Devastating cyberattacks causing widespread damage to critical infrastructure and disrupting citizens’ lives are no longer the stuff of Hollywood movies.
In September 2020, amid the pandemic, Thailand’s Saraburi Hospital was hit by ransomware. With computer systems stalled, patients were told to bring their own medical records and old medicine packaging when visiting.
A year later, cyber attackers targeted American meatpacking company JBS, forcing its plants in Australia, Canada and the United States to be shut down, disrupting the supply of foodstuff to these countries.
These recent examples have been a stark reminder of the potency of cyberattacks, as well as a warning of the much larger attack surface that malicious actors can target.
In response, many governments in Asia-Pacific have taken steps of late to harden the digital systems used by critical infrastructure.
Australia, for example, has expanded the coverage of critical infrastructure from four sectors – electricity, gas, water and ports – to 11. The new areas include communications, financial services, food and grocery, healthcare, and transport.
Owners and operators of critical infrastructure have new security obligations. They must identify any material risks that may affect the availability, integrity, reliability, and confidentiality of their assets and have appropriate risk mitigations in place to manage those risks.
In Singapore, critical information infrastructure (CII) already includes 11 sectors, such as aviation, banking and finance, and energy. The government is set to redefine what CII is in 2023, possibly including virtual assets such as systems hosted on the cloud. A risk-based approach to protect the infrastructure and services is on the cards.
Singapore’s Cyber Security Agency (CSA) in July also announced a CII Supply Chain Programme to help critical infrastructure operations mitigate supply chain attacks. Through instruments like a toolkit, a certification program, and a learning repository, the programme helps critical infrastructure operators improve the visibility of the cyber supply chain, identify vulnerabilities, exchange knowledge, and shorten incident response time.
Meanwhile, in Japan, there are currently 14 critical infrastructure sectors, which include finance, aviation and water. The government is also set to review its cybersecurity plan this year.
Legislation may be passed to order companies to deal with supply-chain risks, such as data leaks via telecom equipment and cloud computing systems. Businesses could be asked to strengthen risk management, including at affiliates and suppliers.
Bolstering security while digitalising
Across Asia-Pacific, the common theme is a tougher cybersecurity stance for critical infrastructure. Organisations will need to assess their ability to identify, respond to and prevent cyberattacks to meet new regulatory requirements.
If they are lacking in one or more areas, they will need to develop a plan to improve their cyber defence capabilities over time.
The challenge, of course, is that many are also rapidly transforming their operations, by adding more digital features and connections. A connected enterprise is always-on, with users linked up wherever they are. This means the attack surface is constantly growing. This is not helped by the convergence of IT and OT (operational technology) infrastructure.
The fallout from a hack
Unfortunately, being hit by a cyberattack is often just the start of one’s troubles. Despite paying the ransom to unlock one’s files or closing known loopholes, the exposed data from an attack can make the victim more susceptible to further attacks.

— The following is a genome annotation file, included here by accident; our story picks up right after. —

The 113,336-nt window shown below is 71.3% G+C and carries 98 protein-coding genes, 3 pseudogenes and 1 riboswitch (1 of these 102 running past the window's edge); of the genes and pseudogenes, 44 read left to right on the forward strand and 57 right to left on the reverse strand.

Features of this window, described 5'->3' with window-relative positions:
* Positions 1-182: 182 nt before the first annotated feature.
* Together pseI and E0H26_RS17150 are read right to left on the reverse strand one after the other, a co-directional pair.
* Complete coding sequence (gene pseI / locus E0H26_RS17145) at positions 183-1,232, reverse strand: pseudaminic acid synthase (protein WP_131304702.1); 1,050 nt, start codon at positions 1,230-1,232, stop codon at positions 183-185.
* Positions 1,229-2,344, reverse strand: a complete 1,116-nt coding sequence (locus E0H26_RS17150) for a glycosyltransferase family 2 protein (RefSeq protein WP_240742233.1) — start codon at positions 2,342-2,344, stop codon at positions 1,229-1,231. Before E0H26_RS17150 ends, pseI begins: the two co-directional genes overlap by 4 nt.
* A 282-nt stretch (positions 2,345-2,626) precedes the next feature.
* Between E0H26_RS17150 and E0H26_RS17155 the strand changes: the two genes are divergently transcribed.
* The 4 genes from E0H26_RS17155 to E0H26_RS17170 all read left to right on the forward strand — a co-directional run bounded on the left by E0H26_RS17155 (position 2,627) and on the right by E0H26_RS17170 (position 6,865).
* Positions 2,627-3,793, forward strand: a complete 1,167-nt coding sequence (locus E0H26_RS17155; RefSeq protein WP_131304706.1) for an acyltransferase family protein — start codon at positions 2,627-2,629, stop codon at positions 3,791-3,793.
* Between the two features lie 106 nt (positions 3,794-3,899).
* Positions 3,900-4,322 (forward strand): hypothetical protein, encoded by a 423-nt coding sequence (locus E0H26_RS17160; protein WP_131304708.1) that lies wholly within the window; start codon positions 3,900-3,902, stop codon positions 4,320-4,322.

Attackers can create an accurate picture of the target’s culture, plans, and operations and craft more attacks. Leaked documentation, such as network and engineering diagrams, and images of operator panels, could let malicious hackers identify paths of least resistance and even engineer cyber-physical hybrid attacks.
The biggest challenges today are the breadth of different assets that need to be protected, and the range of strategies and tactics that bad actors can use to compromise these assets. To counter this, a defence-in-depth strategy is vital.
Steps to critical infrastructure security
Here are actions governments and operators of critical infrastructure can take for protection:
- Compromised data: The perimeter and endpoint security of the past is insufficient to prevent data from being exfiltrated, as supply chain attacks have demonstrated. Security teams also need to scan their data stores regularly for vulnerabilities or misconfigurations, while database activity monitoring and cloud data security are essential tools for visibility into the access of sensitive data and potential security incidents in real time.
- Malware/ransomware: Malware can be used for a range of objectives, from stealing information to defacing or altering web content, to damaging a computing system permanently. Organisations need to invest in the application and data security for multi-layered protection.
- DDoS attacks: With high-volume attacks now the norm, organisations should ensure they have robust DDoS protection in place. This means working with vendors dedicated to ongoing security research and round-the-clock monitoring of new attack vectors.
- Digital transformation: The pace of innovation is happening so quickly that many DevOps and security teams struggle to embed good security practices without slowing down delivery considerably. To overcome this, security teams must make development teams partners in the creation and execution of their security strategy.
Only with such a multi-prong approach can critical infrastructure operators hope to thwart increasingly sophisticated threat actors and safeguard the lives and livelihoods of their citizens.